Half Bald and Happy: I Cut Off Half My Hair and I've Never Been Happier
I kept waiting for regret or doubt to strike while I was sitting in the barber’s chair last Saturday, but it never came. In fact, out of the six people in the barbershop—three barbers, two customers and my distraught boyfriend—I was the only person sure about having half my hair shaved off. I’d parted it out myself, deciding exactly how much hair I was ready to let go of. I sat there looking like Bobo the clown with a top knot perched high on my head and the rest of my kinks fanned out around my face.
“Are you sure you want to do this?! You have so much hair! You know how many black girls would kill for this hair?!” Those were the barber’s words. But those were words I was prepared to hear from just about everyone the minute I decided to go through with this cut. I’ve been natural for 11 years. I’ve had my fair share of women—black, white and in between—to tell me how much they liked my hair. I’ve had black girls tell me they wished they had an afro like mine. I’ve had perfect strangers approach me with their hands outstretched to root around in my scalp. I’ve had black men tell me how much they love that I have natural hair and call me everything from empress to African Queen. I know precisely how big of a deal my hair is (I even wrote about it here).
And I became obsessed with it. Maintaining my hair and making it look amazing became as much about keeping those people impressed as it was about liking it myself. I came to love and expect compliments every time I sported a wash-and-go or twist out or bantu knot out. I basked in the attention that came with being a natural-haired black woman with a great big halo of hair. It was more than a point of pride. It was part of how I identified myself.
The problem was my hair had a Dr. Jekyll and Mr. Hyde thing going on. Out on the streets in the face of all those kind words and admiring glances, she was my beloved. But on those late nights when my fingers were cramping from putting in hundreds of twists or those long days when I had to sit on the floor of my tub detangling my hair section by section, crying into my conditioner, I hated every strand. My hair was overwhelming me. It was driving me crazy. I wanted to yank it out at the root and be done with it. In fact, the night before I cut it all off, I’d spent two and a half hours just washing and detangling.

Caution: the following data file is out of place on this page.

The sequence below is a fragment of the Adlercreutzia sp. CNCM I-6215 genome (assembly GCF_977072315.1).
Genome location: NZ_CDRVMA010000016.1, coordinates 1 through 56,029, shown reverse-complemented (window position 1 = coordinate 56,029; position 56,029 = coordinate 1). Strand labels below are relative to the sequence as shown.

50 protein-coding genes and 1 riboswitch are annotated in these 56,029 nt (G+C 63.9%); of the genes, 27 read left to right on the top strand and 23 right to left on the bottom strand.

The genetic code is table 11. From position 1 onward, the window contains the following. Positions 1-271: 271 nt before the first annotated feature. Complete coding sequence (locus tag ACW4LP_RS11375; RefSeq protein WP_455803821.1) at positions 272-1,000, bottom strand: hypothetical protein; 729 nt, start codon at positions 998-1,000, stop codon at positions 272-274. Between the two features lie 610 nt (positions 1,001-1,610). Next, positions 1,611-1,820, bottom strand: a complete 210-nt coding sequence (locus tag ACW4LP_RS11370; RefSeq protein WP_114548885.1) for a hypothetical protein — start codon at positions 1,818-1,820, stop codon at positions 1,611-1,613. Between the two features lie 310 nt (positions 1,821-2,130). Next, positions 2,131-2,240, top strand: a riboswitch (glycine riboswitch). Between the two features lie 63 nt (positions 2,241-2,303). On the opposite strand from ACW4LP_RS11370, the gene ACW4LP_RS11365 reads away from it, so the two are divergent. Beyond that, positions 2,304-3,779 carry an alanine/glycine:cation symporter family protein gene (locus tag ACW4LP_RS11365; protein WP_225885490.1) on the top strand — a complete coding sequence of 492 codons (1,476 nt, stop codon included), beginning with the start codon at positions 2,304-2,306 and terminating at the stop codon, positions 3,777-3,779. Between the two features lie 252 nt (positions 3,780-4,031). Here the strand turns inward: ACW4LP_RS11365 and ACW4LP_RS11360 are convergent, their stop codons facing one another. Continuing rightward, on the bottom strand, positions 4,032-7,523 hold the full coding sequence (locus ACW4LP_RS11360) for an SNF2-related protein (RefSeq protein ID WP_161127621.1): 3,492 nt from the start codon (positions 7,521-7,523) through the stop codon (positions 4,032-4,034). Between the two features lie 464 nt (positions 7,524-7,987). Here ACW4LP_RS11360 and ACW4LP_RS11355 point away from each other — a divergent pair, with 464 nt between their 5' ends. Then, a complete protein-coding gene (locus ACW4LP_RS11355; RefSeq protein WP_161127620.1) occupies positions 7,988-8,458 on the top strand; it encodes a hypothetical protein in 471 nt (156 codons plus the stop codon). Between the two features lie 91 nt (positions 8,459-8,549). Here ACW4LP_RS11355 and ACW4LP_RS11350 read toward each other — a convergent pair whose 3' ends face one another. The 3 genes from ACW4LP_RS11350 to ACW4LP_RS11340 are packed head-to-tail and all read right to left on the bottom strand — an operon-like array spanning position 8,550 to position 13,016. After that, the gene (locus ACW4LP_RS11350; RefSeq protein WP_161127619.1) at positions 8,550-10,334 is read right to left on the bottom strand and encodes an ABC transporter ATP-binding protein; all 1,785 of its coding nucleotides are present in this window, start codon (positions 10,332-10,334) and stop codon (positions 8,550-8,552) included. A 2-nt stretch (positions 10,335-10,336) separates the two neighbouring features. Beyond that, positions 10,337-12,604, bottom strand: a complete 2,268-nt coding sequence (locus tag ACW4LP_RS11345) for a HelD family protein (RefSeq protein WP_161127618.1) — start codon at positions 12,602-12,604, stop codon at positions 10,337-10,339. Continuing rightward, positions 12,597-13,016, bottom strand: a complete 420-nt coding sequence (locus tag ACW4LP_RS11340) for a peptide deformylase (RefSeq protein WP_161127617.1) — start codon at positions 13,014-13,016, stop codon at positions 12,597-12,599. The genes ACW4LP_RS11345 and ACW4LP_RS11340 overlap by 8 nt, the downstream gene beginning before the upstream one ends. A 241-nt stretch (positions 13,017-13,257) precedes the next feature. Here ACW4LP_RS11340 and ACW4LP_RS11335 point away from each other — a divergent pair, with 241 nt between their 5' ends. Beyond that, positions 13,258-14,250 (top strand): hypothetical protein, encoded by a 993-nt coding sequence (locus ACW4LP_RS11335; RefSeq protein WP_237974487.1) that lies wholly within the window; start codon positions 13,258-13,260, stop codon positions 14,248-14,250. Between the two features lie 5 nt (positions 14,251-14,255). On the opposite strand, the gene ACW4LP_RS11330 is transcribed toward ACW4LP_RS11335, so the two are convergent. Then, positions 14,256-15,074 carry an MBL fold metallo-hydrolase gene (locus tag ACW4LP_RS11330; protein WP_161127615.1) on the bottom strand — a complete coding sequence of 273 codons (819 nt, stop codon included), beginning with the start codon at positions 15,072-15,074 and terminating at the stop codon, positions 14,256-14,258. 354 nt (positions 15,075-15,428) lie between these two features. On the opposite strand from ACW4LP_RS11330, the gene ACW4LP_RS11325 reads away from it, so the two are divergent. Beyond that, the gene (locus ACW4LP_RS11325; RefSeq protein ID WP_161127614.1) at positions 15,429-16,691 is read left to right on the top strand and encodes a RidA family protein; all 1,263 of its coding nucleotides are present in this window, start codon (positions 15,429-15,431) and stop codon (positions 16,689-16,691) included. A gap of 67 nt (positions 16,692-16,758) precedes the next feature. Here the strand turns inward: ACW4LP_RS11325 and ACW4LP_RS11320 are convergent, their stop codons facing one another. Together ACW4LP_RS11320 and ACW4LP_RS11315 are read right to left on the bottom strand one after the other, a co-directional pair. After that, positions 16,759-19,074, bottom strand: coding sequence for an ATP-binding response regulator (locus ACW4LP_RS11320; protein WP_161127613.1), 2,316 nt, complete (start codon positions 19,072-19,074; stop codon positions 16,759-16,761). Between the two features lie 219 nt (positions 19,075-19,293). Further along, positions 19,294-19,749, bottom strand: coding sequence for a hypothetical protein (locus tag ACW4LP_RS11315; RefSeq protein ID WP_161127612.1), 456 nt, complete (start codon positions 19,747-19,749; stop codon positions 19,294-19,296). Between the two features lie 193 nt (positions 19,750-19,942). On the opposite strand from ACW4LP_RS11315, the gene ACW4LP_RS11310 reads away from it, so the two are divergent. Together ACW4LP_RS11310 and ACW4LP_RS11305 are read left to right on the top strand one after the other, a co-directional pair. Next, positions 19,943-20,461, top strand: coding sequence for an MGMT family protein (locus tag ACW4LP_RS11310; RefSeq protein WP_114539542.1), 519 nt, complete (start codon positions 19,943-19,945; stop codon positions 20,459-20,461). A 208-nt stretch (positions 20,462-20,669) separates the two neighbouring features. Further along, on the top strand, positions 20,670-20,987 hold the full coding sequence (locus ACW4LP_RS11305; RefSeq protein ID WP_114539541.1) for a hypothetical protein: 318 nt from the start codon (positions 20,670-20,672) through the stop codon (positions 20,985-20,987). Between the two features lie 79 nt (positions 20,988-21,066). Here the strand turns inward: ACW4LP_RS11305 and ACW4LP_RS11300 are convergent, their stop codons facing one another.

I’d been contemplating cutting my hair for several years, but never did. I had many reasons (a big one being a fear of looking awful with short hair) but one of them was the fact that I was “the girl with the afro” and couldn’t be that girl if I didn’t have the fro. I was worried that people would criticize me for cutting it, that they would be disappointed. I was scared of what it would be like to not be interesting because of my hair. I was keeping my hair, not because I wanted to, but because I was scared of how I’d be perceived if I didn’t.
Stupid right. Yes, very stupid. That Friday evening as my scalp burned and my arms ached, I just got too fed up to care. I wanted to cut my hair and I was going to cut my hair. And less than 24 hours later, there I was in the barber’s chair with half of my woolly tresses lying on the floor beneath me. Two days later, I was half bald and what remained on my head was magenta. It’s the most dramatic thing I’ve ever done to my hair (short of cutting it down to an inch at 14) and I am absolutely in love with it.
And you know what? I haven’t gotten one single negative response. I’ve had so many people tell me they love it and that it suits me. The worst I’ve been told is that I’ll miss my hair, which I can hardly call negative since it’s probably true. But the point is, the thing I’ve been holding onto and pinning my identity to for all these years really didn’t matter at all. I didn’t become less myself when I cut my hair. In fact, I became more myself when I decided to do what I wanted, even if it meant making a dramatic change.
If you’re holding on to or staying away from something because you’re afraid the change will shatter your identity, make the leap anyway. Trust me, it’s the most liberating thing you’ll ever do. Because the only things that define you are the things you choose to include in your definition. And that definition is subject to change. And that’s ok. Go ahead and be you, even if that means being a different you than you were yesterday. Embrace that growth.
Last week, I was the girl with the afro. Now I’m the girl with the magenta undercut. Who knows who I’ll be next week? No matter what I do, I’ll still be me in all my glory and that’s all that matters.